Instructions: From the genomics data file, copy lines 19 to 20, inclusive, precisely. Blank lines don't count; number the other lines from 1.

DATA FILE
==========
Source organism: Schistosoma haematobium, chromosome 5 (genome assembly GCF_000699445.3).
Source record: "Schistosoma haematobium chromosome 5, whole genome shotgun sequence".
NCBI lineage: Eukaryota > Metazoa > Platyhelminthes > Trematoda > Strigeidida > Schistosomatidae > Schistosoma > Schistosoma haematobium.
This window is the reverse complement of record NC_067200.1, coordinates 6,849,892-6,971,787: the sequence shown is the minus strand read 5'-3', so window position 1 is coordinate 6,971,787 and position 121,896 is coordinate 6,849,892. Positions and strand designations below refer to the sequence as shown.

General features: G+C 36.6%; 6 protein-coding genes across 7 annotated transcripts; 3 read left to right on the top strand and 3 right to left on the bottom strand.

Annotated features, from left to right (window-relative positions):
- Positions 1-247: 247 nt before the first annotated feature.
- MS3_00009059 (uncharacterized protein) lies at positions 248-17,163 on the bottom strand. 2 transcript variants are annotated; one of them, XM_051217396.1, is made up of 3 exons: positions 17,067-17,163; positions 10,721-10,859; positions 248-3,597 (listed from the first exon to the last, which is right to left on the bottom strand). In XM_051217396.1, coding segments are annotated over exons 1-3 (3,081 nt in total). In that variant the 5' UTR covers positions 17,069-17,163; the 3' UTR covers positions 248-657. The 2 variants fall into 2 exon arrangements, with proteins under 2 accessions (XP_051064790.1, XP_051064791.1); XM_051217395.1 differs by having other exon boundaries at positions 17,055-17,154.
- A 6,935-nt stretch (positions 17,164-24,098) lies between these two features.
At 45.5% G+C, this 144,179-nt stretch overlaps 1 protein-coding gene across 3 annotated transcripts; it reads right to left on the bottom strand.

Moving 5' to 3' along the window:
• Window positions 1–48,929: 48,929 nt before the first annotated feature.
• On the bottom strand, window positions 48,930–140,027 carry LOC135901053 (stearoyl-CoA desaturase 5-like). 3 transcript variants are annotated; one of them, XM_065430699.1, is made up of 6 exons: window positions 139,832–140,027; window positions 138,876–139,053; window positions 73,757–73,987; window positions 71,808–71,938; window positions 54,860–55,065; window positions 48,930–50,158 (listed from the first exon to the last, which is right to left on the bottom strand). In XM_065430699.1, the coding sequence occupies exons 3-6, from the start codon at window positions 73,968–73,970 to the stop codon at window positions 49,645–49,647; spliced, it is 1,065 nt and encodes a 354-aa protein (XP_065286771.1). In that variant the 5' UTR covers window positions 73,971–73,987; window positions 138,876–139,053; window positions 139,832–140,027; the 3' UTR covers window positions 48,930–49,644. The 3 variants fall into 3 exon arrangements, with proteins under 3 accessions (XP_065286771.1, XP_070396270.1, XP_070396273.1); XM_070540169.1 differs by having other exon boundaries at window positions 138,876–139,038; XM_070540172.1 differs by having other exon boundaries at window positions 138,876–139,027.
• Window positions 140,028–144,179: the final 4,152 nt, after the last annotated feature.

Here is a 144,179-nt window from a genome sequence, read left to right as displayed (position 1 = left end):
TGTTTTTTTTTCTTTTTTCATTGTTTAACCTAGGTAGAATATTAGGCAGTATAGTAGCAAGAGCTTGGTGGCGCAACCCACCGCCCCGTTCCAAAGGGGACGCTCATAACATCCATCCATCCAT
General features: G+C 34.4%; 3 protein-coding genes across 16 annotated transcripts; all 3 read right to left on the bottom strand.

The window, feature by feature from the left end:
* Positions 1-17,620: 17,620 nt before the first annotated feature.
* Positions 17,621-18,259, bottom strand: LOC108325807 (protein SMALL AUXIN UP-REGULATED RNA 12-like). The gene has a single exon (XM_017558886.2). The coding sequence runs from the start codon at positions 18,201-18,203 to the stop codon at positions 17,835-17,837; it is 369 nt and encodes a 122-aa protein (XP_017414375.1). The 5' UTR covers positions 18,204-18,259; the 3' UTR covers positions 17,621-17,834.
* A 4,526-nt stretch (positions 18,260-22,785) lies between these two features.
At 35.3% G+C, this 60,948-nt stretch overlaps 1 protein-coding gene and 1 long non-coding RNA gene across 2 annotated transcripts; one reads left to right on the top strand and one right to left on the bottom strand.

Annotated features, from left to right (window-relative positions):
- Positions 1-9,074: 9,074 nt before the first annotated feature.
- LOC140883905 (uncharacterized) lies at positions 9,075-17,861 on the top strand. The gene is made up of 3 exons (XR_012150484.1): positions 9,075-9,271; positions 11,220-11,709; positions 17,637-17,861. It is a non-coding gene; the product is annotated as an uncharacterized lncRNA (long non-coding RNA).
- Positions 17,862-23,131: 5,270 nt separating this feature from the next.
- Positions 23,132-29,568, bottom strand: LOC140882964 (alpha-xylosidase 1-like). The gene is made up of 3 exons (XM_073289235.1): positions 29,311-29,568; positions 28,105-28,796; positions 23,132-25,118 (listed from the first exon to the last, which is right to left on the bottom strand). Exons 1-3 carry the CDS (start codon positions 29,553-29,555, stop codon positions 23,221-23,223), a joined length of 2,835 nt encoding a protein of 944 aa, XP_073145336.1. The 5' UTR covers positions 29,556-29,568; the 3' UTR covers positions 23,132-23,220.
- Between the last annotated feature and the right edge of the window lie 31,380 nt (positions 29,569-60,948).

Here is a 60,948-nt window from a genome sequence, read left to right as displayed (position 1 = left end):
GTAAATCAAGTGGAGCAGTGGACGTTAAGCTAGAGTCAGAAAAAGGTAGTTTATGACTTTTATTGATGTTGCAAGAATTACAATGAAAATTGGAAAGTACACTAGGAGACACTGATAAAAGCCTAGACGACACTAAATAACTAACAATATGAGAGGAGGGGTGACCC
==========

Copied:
* Positions 1-17,620: 17,620 nt before the first annotated feature.
* Positions 17,621-18,259, bottom strand: LOC108325807 (protein SMALL AUXIN UP-REGULATED RNA 12-like). The gene has a single exon (XM_017558886.2). The coding sequence runs from the start codon at positions 18,201-18,203 to the stop codon at positions 17,835-17,837; it is 369 nt and encodes a 122-aa protein (XP_017414375.1). The 5' UTR covers positions 18,204-18,259; the 3' UTR covers positions 17,621-17,834.